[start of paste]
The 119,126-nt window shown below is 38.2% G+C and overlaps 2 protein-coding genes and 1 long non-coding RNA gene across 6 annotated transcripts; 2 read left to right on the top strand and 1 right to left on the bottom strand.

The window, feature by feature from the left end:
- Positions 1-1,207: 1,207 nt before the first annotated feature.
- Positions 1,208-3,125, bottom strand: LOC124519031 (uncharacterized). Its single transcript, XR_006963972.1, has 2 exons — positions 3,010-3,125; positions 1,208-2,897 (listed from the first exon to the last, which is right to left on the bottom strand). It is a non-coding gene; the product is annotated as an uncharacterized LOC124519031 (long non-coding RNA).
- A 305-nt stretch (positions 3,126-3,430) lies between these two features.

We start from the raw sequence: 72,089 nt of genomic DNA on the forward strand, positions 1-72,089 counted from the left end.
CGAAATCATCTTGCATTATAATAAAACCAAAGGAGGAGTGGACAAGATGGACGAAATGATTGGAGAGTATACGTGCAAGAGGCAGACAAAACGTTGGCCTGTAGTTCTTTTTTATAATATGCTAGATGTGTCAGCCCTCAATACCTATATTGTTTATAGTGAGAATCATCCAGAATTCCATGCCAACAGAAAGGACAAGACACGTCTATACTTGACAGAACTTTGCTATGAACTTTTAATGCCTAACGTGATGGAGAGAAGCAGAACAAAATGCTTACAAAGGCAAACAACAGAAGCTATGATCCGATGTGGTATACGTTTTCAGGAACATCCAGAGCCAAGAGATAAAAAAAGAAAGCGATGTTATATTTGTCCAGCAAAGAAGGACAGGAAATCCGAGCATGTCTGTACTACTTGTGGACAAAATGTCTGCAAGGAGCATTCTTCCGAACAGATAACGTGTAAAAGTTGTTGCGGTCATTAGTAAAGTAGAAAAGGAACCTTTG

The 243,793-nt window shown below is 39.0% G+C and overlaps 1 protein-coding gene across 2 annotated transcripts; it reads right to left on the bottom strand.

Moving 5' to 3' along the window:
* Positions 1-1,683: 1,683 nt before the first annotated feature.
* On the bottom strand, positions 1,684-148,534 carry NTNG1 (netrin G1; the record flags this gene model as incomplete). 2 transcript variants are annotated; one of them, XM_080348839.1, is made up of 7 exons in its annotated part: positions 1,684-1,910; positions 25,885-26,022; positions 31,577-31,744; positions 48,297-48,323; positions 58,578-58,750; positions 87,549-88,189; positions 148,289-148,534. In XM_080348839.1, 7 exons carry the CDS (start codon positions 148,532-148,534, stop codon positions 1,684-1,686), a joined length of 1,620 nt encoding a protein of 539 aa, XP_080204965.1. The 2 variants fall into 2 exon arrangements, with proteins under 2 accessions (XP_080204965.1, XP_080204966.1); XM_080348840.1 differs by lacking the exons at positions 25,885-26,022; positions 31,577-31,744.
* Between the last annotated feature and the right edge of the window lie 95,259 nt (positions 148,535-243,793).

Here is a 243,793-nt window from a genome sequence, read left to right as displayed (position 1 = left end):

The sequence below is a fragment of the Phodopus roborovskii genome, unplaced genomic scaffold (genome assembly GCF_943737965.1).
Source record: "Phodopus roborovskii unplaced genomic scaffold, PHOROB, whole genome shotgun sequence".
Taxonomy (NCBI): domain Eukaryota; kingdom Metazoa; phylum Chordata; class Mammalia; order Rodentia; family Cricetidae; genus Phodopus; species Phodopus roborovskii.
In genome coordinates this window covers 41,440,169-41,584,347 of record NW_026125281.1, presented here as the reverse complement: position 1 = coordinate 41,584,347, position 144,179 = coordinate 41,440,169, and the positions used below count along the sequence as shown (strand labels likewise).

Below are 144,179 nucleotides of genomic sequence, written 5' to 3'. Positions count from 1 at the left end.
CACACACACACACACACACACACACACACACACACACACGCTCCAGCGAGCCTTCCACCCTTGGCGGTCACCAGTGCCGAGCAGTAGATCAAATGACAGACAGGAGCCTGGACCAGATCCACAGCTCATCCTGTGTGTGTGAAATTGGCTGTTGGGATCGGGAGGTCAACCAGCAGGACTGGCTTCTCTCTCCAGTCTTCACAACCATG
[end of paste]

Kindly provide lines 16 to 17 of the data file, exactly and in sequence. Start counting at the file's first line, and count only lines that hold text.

Taxonomy (NCBI): domain Eukaryota; kingdom Metazoa; phylum Chordata; class Mammalia; order Rodentia; family Cricetidae; genus Phodopus; species Phodopus roborovskii.
In genome coordinates this window covers 41,440,169-41,584,347 of record NW_026125281.1, presented here as the reverse complement: position 1 = coordinate 41,584,347, position 144,179 = coordinate 41,440,169, and the positions used below count along the sequence as shown (strand labels likewise).